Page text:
Sharing knowledge with others
Schueler has a degree in positive psychology, and her career had been focused on helping people to intentionally build a practice of resilience. Her journey as a sudden caregiver, and the knowledge and advice she had acquired, gave her the idea to help others meet the demands of caregiving with the mindset of well-being. After Joel passed away 18 months following his diagnosis, she immediately began work on her book, The Sudden Caregiver: A Roadmap for Resilient Caregiving.
Approximately 10,000 people in the United States turn 65 years old every day, notes Schueler. For many, that age is a general turning point in the average health of the human body. “The fact that the number of caregivers keeps increasing, along with the idea that we're all going to make this up as we go along, was crazy to me,” Schueler says.
Everything she was reading about caregiving kept talking about how hard it was, and yet she had a theory, based on her own experience, that two opposing things could both be true when it came to caregiving. It was not an either/or. “What I realized through my own journey was that caregiving is difficult, physically demanding, draining and hard — and yet it is also a source of well-being.” When she thought back to the moments when she was caring for her husband, she realized that during much of that time, she felt closer to him.
Schueler began to talk to caregivers about their experiences and ask questions such as: Are your relationships stronger? Do you have more engagement? What are you proud of concerning your caregiving role? She began to evoke positive emotions from the people she was interviewing, and that led her to think about the ways in which we can all choose to reframe a narrative or try to visualize good times and moments ahead.
She developed the acronym “CARE” to describe the different cycles of caregiving. It stands for “Crisis, As Normal as Possible, Resolution and Evolution. “The very simple concept of trying to keep things “as normal as possible” particularly struck me as an important nugget. Providing caregiving for someone to a certain end (or over a long period of time) is a journey punctuated with crises and then periods of normalcy. Resilience is built by anticipating that things will go upside down from time to time, but by actually living in the in-between. That mindset is a huge step forward in mental wellness for both the caregiver and recipient.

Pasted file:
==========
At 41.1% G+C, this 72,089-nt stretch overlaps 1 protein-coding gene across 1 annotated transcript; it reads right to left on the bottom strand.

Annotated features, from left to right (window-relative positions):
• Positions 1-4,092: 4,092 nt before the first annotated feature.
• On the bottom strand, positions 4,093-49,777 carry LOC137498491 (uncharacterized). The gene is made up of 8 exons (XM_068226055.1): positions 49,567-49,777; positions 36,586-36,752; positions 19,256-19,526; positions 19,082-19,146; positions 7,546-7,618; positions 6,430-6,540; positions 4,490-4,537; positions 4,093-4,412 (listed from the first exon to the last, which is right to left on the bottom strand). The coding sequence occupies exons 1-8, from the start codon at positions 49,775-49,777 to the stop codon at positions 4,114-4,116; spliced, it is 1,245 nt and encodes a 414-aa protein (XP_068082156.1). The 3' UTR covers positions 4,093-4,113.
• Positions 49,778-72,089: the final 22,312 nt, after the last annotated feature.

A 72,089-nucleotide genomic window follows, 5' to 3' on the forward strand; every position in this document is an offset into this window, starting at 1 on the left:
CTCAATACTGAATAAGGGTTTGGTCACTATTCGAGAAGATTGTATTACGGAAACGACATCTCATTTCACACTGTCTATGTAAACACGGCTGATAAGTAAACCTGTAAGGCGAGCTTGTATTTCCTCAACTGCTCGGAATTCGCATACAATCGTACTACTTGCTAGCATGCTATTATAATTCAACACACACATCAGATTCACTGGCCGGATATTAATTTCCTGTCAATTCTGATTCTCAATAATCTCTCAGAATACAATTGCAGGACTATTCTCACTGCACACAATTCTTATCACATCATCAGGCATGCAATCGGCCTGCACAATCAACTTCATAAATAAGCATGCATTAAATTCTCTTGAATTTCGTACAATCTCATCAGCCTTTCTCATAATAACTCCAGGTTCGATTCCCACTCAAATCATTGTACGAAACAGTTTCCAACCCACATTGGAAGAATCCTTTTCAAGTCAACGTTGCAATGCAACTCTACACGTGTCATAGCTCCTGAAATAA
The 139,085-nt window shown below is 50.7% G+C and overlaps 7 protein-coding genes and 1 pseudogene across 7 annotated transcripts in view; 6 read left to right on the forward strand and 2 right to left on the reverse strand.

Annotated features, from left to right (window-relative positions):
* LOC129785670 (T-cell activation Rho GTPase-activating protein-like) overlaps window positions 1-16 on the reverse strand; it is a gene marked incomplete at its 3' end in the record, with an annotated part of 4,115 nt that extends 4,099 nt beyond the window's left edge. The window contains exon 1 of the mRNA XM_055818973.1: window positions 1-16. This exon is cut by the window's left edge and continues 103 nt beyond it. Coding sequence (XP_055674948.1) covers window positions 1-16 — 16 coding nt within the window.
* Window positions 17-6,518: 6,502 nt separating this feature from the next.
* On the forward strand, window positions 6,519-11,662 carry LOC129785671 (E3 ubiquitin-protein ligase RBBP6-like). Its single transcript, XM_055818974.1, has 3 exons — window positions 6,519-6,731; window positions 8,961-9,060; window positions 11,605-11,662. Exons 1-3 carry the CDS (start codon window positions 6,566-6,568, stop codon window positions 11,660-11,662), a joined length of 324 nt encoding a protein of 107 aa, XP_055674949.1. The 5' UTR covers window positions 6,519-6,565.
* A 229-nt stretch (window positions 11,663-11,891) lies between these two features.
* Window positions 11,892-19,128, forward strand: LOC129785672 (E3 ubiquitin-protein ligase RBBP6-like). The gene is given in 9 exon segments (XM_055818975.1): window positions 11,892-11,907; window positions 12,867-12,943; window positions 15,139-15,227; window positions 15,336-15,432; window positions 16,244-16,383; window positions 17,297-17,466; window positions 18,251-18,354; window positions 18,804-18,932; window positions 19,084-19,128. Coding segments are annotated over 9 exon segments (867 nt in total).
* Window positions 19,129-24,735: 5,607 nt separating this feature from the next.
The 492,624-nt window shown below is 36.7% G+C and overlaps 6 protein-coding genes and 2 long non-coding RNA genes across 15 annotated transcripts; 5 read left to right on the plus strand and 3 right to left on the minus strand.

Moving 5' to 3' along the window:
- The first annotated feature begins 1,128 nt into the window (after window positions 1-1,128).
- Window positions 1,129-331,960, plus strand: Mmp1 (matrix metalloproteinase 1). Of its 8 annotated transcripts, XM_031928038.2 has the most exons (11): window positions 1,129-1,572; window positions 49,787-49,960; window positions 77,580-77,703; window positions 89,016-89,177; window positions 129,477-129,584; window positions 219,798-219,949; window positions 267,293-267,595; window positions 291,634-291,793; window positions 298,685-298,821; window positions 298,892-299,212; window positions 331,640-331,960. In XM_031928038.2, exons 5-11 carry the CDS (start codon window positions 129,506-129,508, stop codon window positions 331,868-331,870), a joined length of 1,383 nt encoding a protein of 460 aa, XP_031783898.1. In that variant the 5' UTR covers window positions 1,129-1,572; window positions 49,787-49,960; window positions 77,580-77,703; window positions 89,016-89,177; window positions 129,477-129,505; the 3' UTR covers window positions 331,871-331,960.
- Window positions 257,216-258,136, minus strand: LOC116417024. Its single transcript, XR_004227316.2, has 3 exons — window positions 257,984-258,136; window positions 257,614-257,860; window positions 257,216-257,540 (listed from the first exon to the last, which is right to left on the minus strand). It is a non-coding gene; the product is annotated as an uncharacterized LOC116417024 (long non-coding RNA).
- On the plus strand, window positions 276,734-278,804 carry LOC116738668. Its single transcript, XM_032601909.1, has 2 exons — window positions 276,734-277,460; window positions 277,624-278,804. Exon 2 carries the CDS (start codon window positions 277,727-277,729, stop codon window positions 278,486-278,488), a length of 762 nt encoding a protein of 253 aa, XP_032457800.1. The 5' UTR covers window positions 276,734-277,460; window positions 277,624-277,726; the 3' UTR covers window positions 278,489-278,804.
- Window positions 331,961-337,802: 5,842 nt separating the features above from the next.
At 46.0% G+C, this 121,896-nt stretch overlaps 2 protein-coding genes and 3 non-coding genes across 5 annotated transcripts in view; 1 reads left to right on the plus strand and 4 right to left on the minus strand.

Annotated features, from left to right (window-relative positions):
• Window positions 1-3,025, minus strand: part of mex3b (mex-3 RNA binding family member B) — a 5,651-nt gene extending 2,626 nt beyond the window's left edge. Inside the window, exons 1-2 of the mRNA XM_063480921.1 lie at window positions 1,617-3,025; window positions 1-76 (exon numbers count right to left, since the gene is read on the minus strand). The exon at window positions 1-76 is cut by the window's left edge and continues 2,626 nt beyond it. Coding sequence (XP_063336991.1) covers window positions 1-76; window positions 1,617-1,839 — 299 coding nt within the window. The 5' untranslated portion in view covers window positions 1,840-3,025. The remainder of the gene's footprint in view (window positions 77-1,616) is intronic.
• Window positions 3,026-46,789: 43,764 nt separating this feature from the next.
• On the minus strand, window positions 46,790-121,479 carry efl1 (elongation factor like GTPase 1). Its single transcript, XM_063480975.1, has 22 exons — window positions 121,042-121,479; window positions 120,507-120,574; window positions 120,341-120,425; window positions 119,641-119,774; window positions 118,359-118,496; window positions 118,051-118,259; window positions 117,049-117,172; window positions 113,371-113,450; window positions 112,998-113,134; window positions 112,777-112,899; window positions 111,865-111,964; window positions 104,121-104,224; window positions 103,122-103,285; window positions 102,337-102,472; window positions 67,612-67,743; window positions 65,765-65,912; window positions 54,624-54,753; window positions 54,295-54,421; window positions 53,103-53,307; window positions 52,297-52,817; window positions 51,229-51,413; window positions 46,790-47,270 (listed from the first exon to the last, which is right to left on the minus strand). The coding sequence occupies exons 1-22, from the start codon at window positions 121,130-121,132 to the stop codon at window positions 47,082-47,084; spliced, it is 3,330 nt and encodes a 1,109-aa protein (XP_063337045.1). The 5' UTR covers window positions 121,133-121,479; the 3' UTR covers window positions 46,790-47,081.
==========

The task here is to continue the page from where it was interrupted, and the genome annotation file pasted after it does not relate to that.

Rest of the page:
Schueler's book outlines the road map essentials that form a continuous circle for caregivers as they move through all aspects of their journey. Like any muscle, this work takes intention and practice. Her pathways to caregiver well-being consist of these steps: Map your journey (set goals and make hopeful plans), assume the position (be proactive), create your care team (include only trustworthy doers), count your blessings (practice gratitude), take care of you (find ways to prioritize your own health) and build resilience (seek the silver lining).
Douglas Noordsy, M.D., director of lifestyle psychiatry at Stanford University School of Medicine, studies the importance of lifestyle changes in overall physical and mental well-being. “Caregivers often become so focused on caring for their loved one that they sacrifice their own needs and self-care, leading to burnout and depression,” he says. “It's essential for people to balance their caregiving with regular exercise, a Mediterranean-inspired diet emphasizing fruits and vegetables, stress management techniques such as mindfulness or yoga, seven to nine hours of quality sleep nightly and supportive social relationships. This may require supports to allow the individual to take time off from caregiving in order to nurture themselves and ensure their mental health and longevity.”
How to Build Caregiving Resilience
Tips gleaned from Schueler's book:
Information at your fingertips is power. While much of the world finds info on the internet, there is no substitute for having a ready piece of paper in front of you and the ability to flip through a binder organized with all the essential information on schedules, medication, important contacts and more.
Evaluate your level of social support. Identify who in your social network can help keep you sane at times by providing stimulus and laughter, even if it means they need to come to you.
Keep a gratitude journal. Research has shown that writing what you're grateful for each day can help you reframe your outlook. Choose an optimistic narrative, even on a bad day. Being able to say, “But this good thing happened today …” results in more resilience and higher well-being.
Sustain good lifestyle habits and invest in self-care. Get as much sleep as you can, eat healthy foods, limit alcohol and try to get exercise — even a 10-minute walk. Most of all, hang out with the right people. Nobody needs a Debbie Downer in the caregiving mix.
Give yourself mini breaks. Find little moments across the day and the week for a 15- to 30-minute release valve, at the minimum.
Self-determination is an important mindset. Understand that you have more insight and power than you think. Give yourself a pep talk!
Ask for help. We may feel like we are imposing, but most people truly do love to be asked to help out. And that act of giving and receiving can bring us closer to others.